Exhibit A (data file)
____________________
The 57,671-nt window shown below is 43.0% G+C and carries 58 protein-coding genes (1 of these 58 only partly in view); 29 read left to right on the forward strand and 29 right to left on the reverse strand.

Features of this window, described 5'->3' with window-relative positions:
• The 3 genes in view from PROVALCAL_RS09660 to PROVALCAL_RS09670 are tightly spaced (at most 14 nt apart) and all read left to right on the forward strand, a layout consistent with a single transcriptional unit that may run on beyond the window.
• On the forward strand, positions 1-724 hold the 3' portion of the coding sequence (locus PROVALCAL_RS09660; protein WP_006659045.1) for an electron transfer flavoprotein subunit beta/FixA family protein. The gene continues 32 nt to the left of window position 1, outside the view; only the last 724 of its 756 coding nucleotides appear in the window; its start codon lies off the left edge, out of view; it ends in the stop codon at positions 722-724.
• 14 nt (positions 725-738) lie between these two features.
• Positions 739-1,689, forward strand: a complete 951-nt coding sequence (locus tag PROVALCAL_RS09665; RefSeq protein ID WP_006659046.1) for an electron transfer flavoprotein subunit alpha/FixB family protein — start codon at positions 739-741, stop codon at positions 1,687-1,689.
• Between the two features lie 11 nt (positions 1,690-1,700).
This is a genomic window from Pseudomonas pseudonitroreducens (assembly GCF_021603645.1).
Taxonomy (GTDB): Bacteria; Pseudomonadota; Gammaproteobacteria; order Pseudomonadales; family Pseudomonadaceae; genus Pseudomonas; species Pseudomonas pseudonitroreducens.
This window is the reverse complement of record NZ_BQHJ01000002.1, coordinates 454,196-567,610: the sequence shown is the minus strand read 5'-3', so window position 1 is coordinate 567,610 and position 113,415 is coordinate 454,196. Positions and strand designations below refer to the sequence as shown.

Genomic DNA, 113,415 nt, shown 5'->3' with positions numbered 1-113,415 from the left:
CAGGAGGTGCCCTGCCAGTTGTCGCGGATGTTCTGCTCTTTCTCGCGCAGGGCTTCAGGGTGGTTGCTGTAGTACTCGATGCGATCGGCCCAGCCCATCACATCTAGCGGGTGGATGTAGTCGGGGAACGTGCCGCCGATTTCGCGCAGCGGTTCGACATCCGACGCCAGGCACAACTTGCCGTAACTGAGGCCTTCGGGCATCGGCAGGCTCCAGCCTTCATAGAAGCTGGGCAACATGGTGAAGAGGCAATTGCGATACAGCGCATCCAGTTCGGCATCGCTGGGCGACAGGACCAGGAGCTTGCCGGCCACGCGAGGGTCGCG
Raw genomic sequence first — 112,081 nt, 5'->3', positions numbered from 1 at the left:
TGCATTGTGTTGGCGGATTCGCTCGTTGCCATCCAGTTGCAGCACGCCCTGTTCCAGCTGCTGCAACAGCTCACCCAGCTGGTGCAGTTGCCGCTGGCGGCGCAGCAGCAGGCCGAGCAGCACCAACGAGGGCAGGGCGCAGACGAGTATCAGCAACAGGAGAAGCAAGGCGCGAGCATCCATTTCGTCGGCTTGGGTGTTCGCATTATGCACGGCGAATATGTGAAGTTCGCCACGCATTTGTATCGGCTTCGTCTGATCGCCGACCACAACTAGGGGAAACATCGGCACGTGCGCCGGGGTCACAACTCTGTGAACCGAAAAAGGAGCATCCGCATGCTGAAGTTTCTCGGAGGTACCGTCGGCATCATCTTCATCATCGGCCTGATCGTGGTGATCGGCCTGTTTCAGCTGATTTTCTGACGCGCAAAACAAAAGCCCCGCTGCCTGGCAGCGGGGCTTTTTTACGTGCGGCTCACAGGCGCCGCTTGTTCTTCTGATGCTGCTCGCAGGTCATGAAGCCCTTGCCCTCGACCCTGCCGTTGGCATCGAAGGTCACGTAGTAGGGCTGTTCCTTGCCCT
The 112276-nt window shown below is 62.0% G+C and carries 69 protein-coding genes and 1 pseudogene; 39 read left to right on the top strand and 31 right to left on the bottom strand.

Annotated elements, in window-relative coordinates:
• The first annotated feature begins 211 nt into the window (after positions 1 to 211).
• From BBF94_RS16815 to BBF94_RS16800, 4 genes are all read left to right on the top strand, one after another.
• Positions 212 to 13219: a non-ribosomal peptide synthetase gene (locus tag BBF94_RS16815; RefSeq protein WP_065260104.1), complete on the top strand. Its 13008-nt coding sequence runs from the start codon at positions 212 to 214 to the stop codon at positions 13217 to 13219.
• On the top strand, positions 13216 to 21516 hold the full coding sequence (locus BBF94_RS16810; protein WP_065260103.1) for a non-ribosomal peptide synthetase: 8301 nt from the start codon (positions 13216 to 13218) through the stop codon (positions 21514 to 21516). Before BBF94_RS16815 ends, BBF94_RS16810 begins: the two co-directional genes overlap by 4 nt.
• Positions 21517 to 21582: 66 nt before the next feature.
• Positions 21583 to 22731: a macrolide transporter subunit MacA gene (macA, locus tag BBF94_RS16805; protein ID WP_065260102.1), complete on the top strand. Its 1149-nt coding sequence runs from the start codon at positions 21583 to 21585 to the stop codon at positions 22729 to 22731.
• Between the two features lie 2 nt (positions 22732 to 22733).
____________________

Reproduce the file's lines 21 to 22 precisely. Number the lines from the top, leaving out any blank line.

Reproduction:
• Positions 21517 to 21582: 66 nt before the next feature.
• Positions 21583 to 22731: a macrolide transporter subunit MacA gene (macA, locus tag BBF94_RS16805; protein ID WP_065260102.1), complete on the top strand. Its 1149-nt coding sequence runs from the start codon at positions 21583 to 21585 to the stop codon at positions 22729 to 22731.